2010 Deepwater Horizon spill still causing problems and more…

Scientists worry oil from the 2010 disaster could reemerge as Isaac turns waters in the Gulf. People are still sick, ecosystems wrecked and economies broken from the original onslaught of that spill. It’s a shame they’ll have to revisit it so tangibly again.

As if that weren’t bad enough for the sake of oil: Jamaica is realing from their latest oil spill disaster.  At that link address there is a slide show showing 12 more spills since the 2010 disaster. Check it out to see and learn about them.

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What is the real impact of increased oil & gas production?

Recently, the presidential candidates have been debating the benefits and pitfalls of increased oil and gas production. I have the feeling that increasing output is an easy short-term solution but don’t we know that there are negative, long-term consequences? Here is a short video covering the debate:

Weighing Benefits and Pitfalls of Increased Oil and Gas Production in the U.S.
SUMMARY: Two years ago, the U.S imported two-thirds of its oil. Now, imports are less than half of U.S. oil needs. Jeffrey Brown talks to National Resources Defense Council’s Kate Sinding and the Manhattan Institute’s Robert Bryce about increased domestic energy production and whether economic benefits outweigh environmental concerns.

Intern at the Shedd!

The John G. Shedd Aquarium internship program is designed to allow you to learn from the professionals, in a variety of areas throughout the aquarium. Whether you’re interested in assisting with animal care, marketing initiatives, education, human resources, or other areas, Shedd gives you meaningful, practical, hands-on experience to equip you with the knowledge and skill you will need to pursue your professional goals.

What a great opportunity for Moraine Valley Students!!

Current Openings Include:

 

87% power generation energy efficiency- is it possible?

Does that seem like a crazy question? When you think about it, I am sure it makes sense to you that some energy is lost during the time it is produced to the time it is consumed (i.e., delivered to my apartment to power my toaster oven), but the amount that is lost astounding! MOre than 2/3 of it is lost in transmission. And that’s the standard. Well, at least it was (I hope)…

This short video is a great example of what people can do when left to their own devices. The University of Texas makes their own energy. They operate their own power generation plants, equipment, etc. and they have the ability to make changes to it when they want. You and I don’t have that luxury (or if you do, please let me know because that would be really cool!). We buy our energy from someone else and we hope we’re getting the best bang for our buck.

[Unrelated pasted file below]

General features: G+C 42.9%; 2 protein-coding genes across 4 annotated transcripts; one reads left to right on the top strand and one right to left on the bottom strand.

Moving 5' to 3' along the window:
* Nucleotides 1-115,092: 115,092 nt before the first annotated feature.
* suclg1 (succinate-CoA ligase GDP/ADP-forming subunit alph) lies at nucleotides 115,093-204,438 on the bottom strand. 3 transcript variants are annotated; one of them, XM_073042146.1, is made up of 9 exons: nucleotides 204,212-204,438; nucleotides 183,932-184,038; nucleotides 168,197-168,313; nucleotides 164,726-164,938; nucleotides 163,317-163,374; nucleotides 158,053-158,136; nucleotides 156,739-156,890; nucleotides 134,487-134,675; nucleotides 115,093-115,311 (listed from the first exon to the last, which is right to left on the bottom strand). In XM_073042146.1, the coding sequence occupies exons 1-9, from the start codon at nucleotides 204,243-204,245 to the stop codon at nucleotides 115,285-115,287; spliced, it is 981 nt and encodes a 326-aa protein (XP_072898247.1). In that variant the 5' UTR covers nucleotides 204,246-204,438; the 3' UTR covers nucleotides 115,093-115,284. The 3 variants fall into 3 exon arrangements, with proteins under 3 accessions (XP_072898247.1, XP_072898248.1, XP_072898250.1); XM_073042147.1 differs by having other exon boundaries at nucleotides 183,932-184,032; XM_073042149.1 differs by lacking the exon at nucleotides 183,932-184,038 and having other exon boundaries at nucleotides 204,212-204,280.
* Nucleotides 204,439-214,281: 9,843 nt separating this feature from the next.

Hope springs eternal, right? Well… Watch this video, about 3 minutes long, and you tell me. After watching the video we realize we are stuck hoping we’re getting our best deal and knowing we’re not.  If U of T can make this level of impact on their energy production efficiencies, so can the big e-companies, no?

 

UT Utilities Director Receives Award for Energy Ingenuity

Recent Drought and Heat Tired to Climate Change

In a recent study, NASA scientists have connected the recent drought, fires, and high temps to climate change: Perception of climate change by James Hansen, Makiko Sato, and Reto Ruedy in the Proceedigns of the National Academy of Sciences of the US.

Here is an interview with the lead author Dr. James Hansen:
James Hansen: Extreme Heat Events Connected to Climate Change

An Old Fashioned Strategy to Keep Asian Carp at Bay in the Great Lakes: Eat Them

Here is a piece from the Newshour that hits close to home!

An Old Fashioned Strategy to Keep Asian Carp at Bay in the Great Lakes: Eat Them
SUMMARY:To keep Asian carp, an invasive species, from taking over in the Great Lakes, scientists and fishermen are employing an simple strategy: Catch them and eat them. But they have found that there are some pragmatic issues — as well as marketing issues — to overcome. Ash-har Quraishi of WTTW Chicago reports.

Watch An Old Fashioned Strategy to Keep Asian Carp at Bay on PBS. See more from PBS NewsHour.